Thursday, 27 March 2014

Keen Roof

So Tuesday marked another BIG step forward in my climbing. It is still taking time to properly sink in as I have been super busy this week with various things and barely had chance to sit down, let alone properly process what happened.

Keen Roof is a boulder problem first done by James Pearson a number of years ago and given the grade 8B/V13. It climbs straight through the roof of the cave down at Raven Tor, and has had a number of repeats of the years. In fact I believe it might be the most repeated 8B in the Peak/UK...

Anyway I had put it at the top of my list of projects for the coming season. I strive to excel at all disciplines of climbing, (bar ice climbing, but maybe in the future...) and while last year I managed to break into the next level with my sport climbing, by doing 8c and then E9 on trad, my bouldering was something I really wanted to try and push further this time around.

Last week I got a message off of Mina seeing if I was keen to head down the Tor, and after hearing how dry the place was I got psyched to get stuck in on the first limestone session of the year. I figured it'd be a good opportunity to give the fingers a good burn and reacquaint myself with the other big goal for this year. It was a freezing cold day, baltic in fact. But all the regulars were there and the place had the usual busy busy atmosphere.
I gave my project a couple of tries and was pleased to find out I could still remember all the intricate sequences and beta. It is going to be hard I'm sure, but if it was too easy then were would the fun be right!
There was a bunch of pads all laid out in cave, with one of the visiting Italians Stefano Ghisolfi, putting in some efforts on the monster problem 'Belly of the Beast'. A line were you virtually start lying in the dirt at the back of the cave before climbing out into Keen Roof. Chris Webb Parsons grabbed the FA of this thing a few months ago and it was cool to see somebody actually trying it.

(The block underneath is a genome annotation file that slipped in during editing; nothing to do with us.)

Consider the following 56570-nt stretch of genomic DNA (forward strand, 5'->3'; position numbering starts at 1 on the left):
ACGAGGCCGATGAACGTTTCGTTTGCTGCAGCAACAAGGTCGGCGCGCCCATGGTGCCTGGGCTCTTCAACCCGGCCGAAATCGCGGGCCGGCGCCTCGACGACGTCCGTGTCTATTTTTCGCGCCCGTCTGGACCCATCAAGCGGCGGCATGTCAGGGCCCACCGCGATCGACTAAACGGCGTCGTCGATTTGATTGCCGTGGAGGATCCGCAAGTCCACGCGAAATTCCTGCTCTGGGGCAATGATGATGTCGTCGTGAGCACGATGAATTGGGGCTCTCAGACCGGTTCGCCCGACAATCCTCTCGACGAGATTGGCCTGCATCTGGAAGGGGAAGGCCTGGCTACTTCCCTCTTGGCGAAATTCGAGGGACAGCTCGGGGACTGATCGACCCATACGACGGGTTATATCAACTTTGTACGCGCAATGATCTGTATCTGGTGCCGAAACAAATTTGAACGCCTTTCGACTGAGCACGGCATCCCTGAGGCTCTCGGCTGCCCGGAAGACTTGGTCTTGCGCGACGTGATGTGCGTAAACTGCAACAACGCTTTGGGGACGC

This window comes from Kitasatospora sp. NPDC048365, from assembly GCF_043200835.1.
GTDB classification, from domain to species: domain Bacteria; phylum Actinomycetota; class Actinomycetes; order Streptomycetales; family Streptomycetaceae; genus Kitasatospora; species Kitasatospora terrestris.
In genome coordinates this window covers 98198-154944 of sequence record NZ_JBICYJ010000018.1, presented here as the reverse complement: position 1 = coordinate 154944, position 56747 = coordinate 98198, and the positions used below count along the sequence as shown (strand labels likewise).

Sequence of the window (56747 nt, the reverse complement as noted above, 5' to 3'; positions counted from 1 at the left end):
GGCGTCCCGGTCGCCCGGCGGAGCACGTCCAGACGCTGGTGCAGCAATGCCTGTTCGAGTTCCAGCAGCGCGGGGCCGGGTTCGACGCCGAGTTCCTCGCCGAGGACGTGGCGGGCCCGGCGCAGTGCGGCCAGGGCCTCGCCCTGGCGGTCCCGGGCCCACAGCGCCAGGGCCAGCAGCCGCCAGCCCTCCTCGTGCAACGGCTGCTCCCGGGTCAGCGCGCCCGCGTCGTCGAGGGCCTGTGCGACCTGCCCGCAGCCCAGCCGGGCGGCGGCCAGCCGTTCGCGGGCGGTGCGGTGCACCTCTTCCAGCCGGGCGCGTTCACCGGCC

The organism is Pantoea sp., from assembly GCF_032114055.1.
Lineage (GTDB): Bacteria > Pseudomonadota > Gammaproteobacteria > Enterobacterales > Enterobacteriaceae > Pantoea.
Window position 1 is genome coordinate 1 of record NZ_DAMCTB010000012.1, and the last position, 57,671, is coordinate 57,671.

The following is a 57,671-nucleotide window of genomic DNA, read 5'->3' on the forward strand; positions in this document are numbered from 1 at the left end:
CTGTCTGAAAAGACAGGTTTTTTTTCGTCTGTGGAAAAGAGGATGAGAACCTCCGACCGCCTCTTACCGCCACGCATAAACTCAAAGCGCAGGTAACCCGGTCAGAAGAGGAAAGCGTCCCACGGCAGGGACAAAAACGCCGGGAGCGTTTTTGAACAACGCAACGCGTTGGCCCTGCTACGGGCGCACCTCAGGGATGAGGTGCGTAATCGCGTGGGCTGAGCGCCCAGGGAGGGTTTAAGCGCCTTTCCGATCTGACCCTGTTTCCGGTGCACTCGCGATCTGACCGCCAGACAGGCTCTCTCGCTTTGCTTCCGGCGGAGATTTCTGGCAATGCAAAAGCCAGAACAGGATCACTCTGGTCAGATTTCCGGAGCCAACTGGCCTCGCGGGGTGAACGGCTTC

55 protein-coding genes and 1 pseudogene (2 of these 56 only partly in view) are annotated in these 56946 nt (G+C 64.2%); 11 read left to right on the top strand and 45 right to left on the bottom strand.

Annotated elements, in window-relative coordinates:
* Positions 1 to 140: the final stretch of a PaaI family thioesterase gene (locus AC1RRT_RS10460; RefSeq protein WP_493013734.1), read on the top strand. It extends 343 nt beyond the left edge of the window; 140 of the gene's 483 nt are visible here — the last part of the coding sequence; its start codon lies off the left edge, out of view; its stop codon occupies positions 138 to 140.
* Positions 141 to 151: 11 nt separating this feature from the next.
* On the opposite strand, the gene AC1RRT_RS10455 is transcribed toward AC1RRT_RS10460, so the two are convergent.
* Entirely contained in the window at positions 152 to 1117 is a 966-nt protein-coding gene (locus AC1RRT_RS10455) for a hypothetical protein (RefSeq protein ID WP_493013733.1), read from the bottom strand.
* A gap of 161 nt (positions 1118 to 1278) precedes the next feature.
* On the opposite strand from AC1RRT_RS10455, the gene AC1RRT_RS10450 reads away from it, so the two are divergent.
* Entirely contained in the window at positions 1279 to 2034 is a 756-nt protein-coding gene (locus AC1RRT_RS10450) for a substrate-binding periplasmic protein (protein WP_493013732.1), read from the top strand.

Around 5 years ago I dabbled on Keen Roof, having no idea what I was doing at the time and knowing that in reality it was something way way beyond what I was currently capable of. Since then I've fondled the holds on occasions but never mustered the psyche to pull on and get involved.
So Saturday I took advantage of all the pads and had a quick 10 minute play with Stu. I decided to try the crux move out to the lip first and totally surprised myself in sticking it and climbing on through to the top. I was in state of slight shock at how straight forward it felt and quickly realised that I might actually be strong enough to pull this off. All I needed to do was link in a handful of starting moves and it'd be in the bag.
My skin was wrecked however and my whole body was a little shattered. But I felt super encouraged and full of excitement at what I'd just managed to do and quickly my thoughts turned to planning what day to return during the week. First though a rest day was needed to grow skin and recuperate!

My rest day was great, and I woke up Tuesday morning feeling much refreshed and rearing to go! Opening the curtains though over breakfast and we were greeted by mist and horrible drizzle and the forecast didn't look like it'd improve much. We figured we'd drive out anyway and take a look. Surprisingly the crag had held up fine, although conditions were not the best. Warming up my fingers felt strong and pretty soon I started to pull onto the different positions along the problem.
My first proper attempt from the start I slapped the lip, just missing the good hold. Second try, a while later, I stuck the lip move but fell coming around to match! It was close, I could sense that this thing was fully on now. The skin on my fingers felt super cold, to the point were I wasn't getting much purchase with the rock. I took 10 minutes to allow the blood to return and recharge myself.
The next try I instantly knew everything felt 100% better, pulling through the roof moves, sticking the lip slap with ease and coming around into the match felt bomber. Throwing the heel up I focused in and fired up to the finishing jug! Job done. It almost seemed a bit of an anti-climax. I hung there for a second or two to enable my brain to try and process what had just happened.
I had just climbed my first V13.

Unfortunately we didn't manage to get the actual send on video but luckily I had something still left in reserve for another round shortly afterward, this time in front of the camera. Here is my quick, and quite poor attempt, at stringing a short edit together. Thanks to my Dad for shooting this!